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The Student News Site of Texas A&M University - College Station

The Battalion

The Student News Site of Texas A&M University - College Station

The Battalion

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The BattalionMay 4, 2024

MSC CAMAC opens door to ‘Mi Casa Es Su Casa’ ceremony

Mi+Casa+Es+Su+Casa
Photo by Provided
Mi Casa Es Su Casa

During National Hispanic Heritage Month, MSC CAMAC, representing the Committee for the Awareness of Mexican-American Culture, will host the “Mi Casa Es Su Casa” opening ceremony to connect Latinx students with faculty members.
MSC CAMAC: A Latinx Programming Committee is holding its inaugural event on Thursday, Sept. 17 from 7 to 8:30 p.m. on Zoom. The ceremony will encourage authentic conversation and will include cooking with a faculty member to allow students to network and celebrate their culture together.
Keiry Argueta, agribusiness senior and MSC CAMAC chair, said the opening ceremony is intended to set the mood for the community and introduce the goals of the organization.
“MSC CAMAC is a committee that works on educating and uniting students from diverse backgrounds by presenting programs that enrich the awareness and understanding of the Latinx cultures and values,” Argueta said.
Rosalinda Carreon, psychology and Spanish senior and MSC CAMAC retention director, said while this year’s program will be online because of the pandemic, it will still have the same meaning.
“It is open to everybody — every student and also every professor — [to] come and celebrate their Hispanic roots,” Carreon said. “It represents a space where we can come and network and break the barriers to networking. We want to be here for Latinx students and other students who find it hard to network with professors.”
The guest speaker for this ceremony is David Matarrita, an associate professor in the Department of Rangeland Wildlife & Fisheries Management. Matarrita said he will focus on the importance of motivating Latinx students to succeed in college by sharing his experiences.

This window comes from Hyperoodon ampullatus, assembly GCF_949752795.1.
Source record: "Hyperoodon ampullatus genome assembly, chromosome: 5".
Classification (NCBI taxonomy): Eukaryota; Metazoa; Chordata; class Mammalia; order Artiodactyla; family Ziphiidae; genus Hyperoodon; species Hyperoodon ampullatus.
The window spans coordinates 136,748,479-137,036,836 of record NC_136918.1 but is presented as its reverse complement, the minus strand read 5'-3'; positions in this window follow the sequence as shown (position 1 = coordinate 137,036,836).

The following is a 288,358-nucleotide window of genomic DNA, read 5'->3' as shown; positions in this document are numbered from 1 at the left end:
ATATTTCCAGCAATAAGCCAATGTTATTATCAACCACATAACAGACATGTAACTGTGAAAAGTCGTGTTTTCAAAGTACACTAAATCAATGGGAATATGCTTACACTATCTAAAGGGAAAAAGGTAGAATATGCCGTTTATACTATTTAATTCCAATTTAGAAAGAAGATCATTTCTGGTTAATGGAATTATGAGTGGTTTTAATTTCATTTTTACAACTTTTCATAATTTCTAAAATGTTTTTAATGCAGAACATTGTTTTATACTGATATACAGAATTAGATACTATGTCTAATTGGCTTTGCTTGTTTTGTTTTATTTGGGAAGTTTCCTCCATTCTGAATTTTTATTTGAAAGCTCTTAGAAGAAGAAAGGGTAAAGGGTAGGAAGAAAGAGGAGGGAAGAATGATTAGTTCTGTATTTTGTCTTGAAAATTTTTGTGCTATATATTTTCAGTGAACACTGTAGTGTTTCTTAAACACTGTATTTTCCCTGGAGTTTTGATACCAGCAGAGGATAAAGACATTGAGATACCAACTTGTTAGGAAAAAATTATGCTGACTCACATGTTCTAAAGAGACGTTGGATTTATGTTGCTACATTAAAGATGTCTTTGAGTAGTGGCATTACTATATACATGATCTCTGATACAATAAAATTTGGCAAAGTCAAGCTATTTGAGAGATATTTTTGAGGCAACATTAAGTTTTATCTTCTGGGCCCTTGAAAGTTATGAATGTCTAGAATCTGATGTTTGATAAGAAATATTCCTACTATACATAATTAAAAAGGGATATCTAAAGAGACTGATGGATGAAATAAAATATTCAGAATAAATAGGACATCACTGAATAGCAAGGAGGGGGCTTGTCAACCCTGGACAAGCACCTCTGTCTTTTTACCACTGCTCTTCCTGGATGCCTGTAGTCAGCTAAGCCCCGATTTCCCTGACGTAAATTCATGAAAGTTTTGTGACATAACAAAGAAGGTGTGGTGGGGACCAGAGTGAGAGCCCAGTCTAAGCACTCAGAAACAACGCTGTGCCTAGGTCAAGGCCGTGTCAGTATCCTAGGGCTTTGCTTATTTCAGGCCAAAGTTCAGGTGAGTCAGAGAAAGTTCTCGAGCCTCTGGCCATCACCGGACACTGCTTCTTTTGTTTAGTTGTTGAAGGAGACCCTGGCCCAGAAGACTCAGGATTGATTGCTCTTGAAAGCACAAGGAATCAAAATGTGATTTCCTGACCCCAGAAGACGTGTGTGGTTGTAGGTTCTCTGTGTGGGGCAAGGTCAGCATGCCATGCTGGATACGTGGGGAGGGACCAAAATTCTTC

“I’m from Costa Rica, and when I decided that I wanted to come to the U.S., my family was in a very precarious situation,” Matarrita said. “I decided that I needed to do something for my family, and so I worked really hard to [complete] the whole process of admission to study in grad school in the U.S.”
While sharing his story, Matarrita said he is going to specifically talk about how he made it here and what he did to succeed.
“I’m going to come out with sort of bulleted points of a recipe for success,” Matarrita said. “Some of these bullet points are going to be in terms of… never apologetic for being a Latino in this country. I never felt less. I just competed hard against everyone for the awards. I worked very hard on my publications [and] studies.”
Overall, Matarrita said there are two points he intends to convey to students: success and celebrating their culture. He said when put together, there should be no doubt that students have every right to be here.
“It’s extremely important to communicate with them the relevance of being comfortable in your shoes [and] not being apologetic of who you are… Especially if you are working hard and being a very important member of this society by contributing with your work,” Matarrita said. “I also want to specify that even without that work-based, success-based part of the equation, just who we are as an ethnicity, as a group of people, there’s plenty to celebrate there.”
In addition to the discussions initiated by Matarrita, Carreon said students will also be making a recipe that Matarrita chose based on something that was meaningful to him and his Latinx identity.
“He’s going to show you how to make patacones, so if you want to cook along, you could,” Carreon said. “CAMAC directors will be there to facilitate conversation. It will be an open discussion between all of us.”
Argueta said the ultimate purpose of the event this National Hispanic Heritage Month is to help unite Latinx students at Texas A&M and allow them to be proud of their culture.
“The relevance in National Hispanic Heritage Month is to empower our community, and that’s what we’re trying to do. We need to build that confidence [and] security within our community through these hard times,” Argueta said. “[Matarrita’s] journey and his determination to get to where he got is very inspiring. I really encourage everybody to attend because they will get something out of it.”

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